What is edaphology? | Gardening On

Edaphology is the science that studies the soil with its relationship with plants.

The survival of plants is closely linked to the soil in which they grow; not in vain, its roots make their way between the pores that form the earth and the stones that are in it. They daily absorb the nutrients that are available so that they can subsist and grow.

This is a topic that has interested humanity for several centuries, as we soon realized that Depending on the characteristics of the soil, they could grow one or the other plants. However, it was not until 1883 when people began to speak of edaphology, or as it is also known: the science of the soil.

What is the definition of edaphology?

Soil science is a soil scienceEdaphology is a soil science

Image – Wikimedia / Ivtorov

Edaphology is a science that studies the soil and its relationship with plants and the environment that surrounds it. Within this field, physics, biology and chemistry also appear.

So, if we want to know the composition of a land, its properties, how it changes over time, and how the plants that grow in it are related, what we will really do is read studies or do soil science experiments.

What is agricultural edaphology?

Agricultural edaphology and edaphology, let’s call it, common, are the same. Knowing the different types of soils and the plants that inhabit it is key to having interesting harvests, since without this information, you could run the risk of buying fruit trees that could not grow in your garden.

But it is advisable to be careful with the terms edaphology and pedology. The latter focuses on the study of the origin and formation of the soil, while the former is more related to agronomy, since one of its objectives is to know and improve the use of the land.

What is a soil map?

A soil map it is a very useful tool when you want to know the geographical elements of a terrain. It shows the different rocks or formations, as well as the ages represented in different colors that identify them.

To do this, studies are carried out in the area itself, as well as aerial photographs are taken. The latter help to have a more complete view of the ground, with which more and more detailed maps are made.

How is edaphology related to geography?

Although it seems that the same thing is being talked about, in reality it is not. Edaphology is the science that studies the soil, while geography (physics) is the science that deals with studying the surface of the Earth as a wholeand how the climate, the terrain, the fauna and the flora are modifying it.

Therefore, although they are related, they are two different sciences. Each of them can offer us a lot of information about the soil, as well as how it evolves as time goes by.

History of edaphology

There are many types of soils

There are many types of soil

To finish, we are going to tell you a little about the history of edaphology. This is a science that began as such at the Russian Geographical College. In it, Mikhail Lomonosov (1711-1765), who is considered the father of Russian science, dedicated his life to teaching and writing about soil as something that is constantly evolving. However, the founder of edaphology was the Russian geographer Vasily Dokuchaev (1846-1903), since it was he who established the foundations of the Geography of the soil understood as science.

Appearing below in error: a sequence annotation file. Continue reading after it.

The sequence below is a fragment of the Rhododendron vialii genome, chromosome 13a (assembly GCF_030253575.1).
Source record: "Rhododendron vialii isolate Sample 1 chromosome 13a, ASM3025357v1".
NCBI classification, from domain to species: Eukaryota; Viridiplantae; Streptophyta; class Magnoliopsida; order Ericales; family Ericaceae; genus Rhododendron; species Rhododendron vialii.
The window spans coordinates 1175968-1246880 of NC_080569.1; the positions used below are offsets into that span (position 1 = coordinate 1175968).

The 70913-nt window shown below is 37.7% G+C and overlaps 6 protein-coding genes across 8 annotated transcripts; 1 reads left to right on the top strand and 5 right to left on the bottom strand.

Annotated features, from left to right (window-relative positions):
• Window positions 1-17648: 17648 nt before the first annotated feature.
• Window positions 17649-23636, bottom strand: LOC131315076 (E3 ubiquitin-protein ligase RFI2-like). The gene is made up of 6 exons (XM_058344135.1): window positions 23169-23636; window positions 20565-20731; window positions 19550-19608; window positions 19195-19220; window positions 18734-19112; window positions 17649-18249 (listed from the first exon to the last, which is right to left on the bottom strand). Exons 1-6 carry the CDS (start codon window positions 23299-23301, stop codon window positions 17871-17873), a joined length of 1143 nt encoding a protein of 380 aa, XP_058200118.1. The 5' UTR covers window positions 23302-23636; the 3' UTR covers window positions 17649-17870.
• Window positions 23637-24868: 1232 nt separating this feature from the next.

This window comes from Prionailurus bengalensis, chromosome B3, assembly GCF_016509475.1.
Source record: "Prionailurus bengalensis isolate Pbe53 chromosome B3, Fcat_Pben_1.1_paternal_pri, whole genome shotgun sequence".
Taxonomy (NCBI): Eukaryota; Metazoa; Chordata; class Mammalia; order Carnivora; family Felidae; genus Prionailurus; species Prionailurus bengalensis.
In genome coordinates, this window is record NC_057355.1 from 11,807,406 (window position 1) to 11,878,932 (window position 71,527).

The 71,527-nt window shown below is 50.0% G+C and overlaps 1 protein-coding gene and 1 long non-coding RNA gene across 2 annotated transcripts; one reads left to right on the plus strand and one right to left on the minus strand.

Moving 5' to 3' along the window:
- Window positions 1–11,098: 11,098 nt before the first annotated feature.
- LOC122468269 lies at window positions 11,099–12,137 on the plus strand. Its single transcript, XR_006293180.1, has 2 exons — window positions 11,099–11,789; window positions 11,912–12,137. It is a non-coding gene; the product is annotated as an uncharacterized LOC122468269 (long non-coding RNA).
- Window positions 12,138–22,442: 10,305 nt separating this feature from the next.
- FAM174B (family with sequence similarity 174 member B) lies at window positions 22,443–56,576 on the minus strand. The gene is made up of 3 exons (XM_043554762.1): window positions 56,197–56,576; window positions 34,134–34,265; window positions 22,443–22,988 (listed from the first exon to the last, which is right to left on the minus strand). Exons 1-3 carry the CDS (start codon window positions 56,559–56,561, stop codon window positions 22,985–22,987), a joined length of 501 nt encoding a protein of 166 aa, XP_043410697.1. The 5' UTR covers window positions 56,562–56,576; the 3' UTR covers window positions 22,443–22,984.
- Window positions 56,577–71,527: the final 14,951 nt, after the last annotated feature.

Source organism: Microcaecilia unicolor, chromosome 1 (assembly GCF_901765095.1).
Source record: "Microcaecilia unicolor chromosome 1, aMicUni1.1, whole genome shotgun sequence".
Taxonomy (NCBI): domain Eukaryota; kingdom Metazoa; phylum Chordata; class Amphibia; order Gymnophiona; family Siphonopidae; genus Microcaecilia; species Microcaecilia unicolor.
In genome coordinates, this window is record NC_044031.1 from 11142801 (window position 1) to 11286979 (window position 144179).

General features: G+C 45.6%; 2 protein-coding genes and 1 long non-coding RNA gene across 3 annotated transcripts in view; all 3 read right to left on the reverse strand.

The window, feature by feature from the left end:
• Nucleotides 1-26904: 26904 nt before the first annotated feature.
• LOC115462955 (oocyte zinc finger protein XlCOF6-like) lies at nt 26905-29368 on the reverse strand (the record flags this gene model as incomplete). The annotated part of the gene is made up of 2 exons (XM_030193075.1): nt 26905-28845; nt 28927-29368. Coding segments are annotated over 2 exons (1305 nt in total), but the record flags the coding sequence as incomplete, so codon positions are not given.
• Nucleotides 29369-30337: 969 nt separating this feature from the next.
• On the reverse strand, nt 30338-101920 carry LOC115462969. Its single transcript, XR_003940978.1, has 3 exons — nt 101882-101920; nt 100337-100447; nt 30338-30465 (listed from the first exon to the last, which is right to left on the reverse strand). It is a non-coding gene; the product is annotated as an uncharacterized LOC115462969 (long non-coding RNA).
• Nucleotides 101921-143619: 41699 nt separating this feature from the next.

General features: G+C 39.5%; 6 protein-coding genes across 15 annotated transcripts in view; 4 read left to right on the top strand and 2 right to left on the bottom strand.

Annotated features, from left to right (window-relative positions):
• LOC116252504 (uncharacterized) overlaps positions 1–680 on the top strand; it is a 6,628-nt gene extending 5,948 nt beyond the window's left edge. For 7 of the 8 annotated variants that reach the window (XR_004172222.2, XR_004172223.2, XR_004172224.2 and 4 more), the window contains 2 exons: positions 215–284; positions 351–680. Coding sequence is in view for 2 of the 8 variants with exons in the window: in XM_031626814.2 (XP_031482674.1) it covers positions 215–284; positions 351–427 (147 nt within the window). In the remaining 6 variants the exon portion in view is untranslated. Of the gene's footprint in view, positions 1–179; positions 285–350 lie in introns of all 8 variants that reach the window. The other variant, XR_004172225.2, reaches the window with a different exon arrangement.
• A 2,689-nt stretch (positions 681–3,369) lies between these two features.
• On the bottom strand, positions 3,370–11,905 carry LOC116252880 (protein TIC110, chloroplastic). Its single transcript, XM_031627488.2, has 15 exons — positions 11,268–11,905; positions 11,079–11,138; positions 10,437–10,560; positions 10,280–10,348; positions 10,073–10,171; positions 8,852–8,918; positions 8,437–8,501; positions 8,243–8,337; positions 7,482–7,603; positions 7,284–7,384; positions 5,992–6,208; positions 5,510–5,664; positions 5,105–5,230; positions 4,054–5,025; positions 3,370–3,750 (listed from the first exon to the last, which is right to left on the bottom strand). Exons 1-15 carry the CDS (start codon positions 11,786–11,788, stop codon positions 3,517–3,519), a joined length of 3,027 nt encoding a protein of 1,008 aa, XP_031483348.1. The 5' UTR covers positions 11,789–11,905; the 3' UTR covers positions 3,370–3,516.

In 1883 : published his first work on the subject: a report on a study that he would carry out in the openanalyzing and applying their knowledge to the different soils that were found. He described each of these types, classified them, and also developed cartographic methods that would serve to learn more about the soils, their characteristics, and how the relationship they have with fauna and flora influences them.

Sibirtev was a man who classified soils into three large groups: zonal, intrazonal and azonal:

  • Zonal: are those that occupy large areas. They are highly conditioned by the climate and the flora. Examples: desert, wind, forest, lateritic, and tundra soils.
  • Intrazonal: these are soils in which the climate factor is not as decisive as other factors, such as the bedrock, human action, the terrain itself, etc. Examples: saline, swampy, humic and carbonate soils.
  • Azonal: these are soils that are in full development. Examples: alluvial, skeletal, and coarse.

Two other pillars of soil science were Bound (1863-1935) and Kellog (1902-1980). The first was an American geographer who disseminated the knowledge that was had to date on soil science in his country, in addition to propose a classification of soils into six categories called orders, suborders, groups, families, series and types. The second continued with the development of said classification, based on the criteria established by Dokuchaev in his day.

Ferns are plants that grow in fertile soils

Ferns are plants that grow in fertile soil.

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What is edaphology? | Gardening On

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